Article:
Start your research with this quick-reference, and confirm any updates with your local representation.
More in depth information is provided on our Adoption Laws By State page.
Our use of the terms “putting up” or “giving up” does not reflect how we feel about adoptive placement. These terms remain the most widely used search terms for those who are considering adoption for their baby, and we wish to reach all who seek this important information.
How to Adopt in Michigan
Michigan isn't just home to the Great Lakes; it's also home to many families seeking adoption opportunities and resources to begin their journey. Whether you are looking to adopt, looking to place your child for adoption, or searching for information about home studies and where to begin the process, the following information will be your guide to all things adoption in Michigan.
What you need to know about adopting a baby in Michigan
To get started on your adoption journey, it is important to understand some of the fundamental aspects and frequently asked question about the process. Here are a few things to know when considering adoption in Michigan.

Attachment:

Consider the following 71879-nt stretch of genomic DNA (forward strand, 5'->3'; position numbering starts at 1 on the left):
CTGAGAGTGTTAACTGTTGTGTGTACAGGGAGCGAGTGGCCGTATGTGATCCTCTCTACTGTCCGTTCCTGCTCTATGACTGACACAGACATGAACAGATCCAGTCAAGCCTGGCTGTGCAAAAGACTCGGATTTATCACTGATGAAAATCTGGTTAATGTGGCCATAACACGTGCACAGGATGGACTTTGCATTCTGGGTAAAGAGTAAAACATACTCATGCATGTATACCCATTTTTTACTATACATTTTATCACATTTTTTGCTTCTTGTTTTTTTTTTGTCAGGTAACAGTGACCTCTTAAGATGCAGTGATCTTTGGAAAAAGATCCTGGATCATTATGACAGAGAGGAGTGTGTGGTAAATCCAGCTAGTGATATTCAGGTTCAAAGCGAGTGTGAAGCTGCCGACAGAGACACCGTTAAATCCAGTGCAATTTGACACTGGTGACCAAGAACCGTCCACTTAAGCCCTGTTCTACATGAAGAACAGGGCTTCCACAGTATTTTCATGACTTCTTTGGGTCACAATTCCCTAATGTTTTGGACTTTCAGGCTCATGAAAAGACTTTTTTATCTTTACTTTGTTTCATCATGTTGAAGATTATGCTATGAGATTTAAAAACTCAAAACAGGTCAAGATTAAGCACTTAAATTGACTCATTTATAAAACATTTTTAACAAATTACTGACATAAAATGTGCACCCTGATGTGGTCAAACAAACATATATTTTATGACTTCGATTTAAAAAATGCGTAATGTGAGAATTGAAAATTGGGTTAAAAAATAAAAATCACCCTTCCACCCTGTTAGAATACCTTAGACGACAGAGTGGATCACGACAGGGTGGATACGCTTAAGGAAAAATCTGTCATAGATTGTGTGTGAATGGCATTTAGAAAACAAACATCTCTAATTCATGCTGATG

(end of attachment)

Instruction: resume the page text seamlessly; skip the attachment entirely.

What are the laws and requirements for adopting a baby in Michigan?
In Michigan, anyone may petition to adopt a child. If the petitioner is married, their spouse must be involved in the process. Prospective Adoptive Parents must be considered suitable to become parents and must not pose any risk of physical or psychological harm to the child.
How much does it cost to adopt a baby in Michigan?
- Medical, hospital, pharmaceutical, or nursing expenses for the child and Birth Mother
- Counseling services for the Birth Parent and child
- Traveling costs associated with the adoption
- Living expenses for the child’s Birth Mother up to 6 weeks after giving birth
Payments for living expenses of the Birth Mother after the first 6 weeks of the child’s life and any medical expenses covered by the Birth Mom’s insurance are not permitted.
How do you become a Foster Parent in Michigan?
- Be at least 21 years old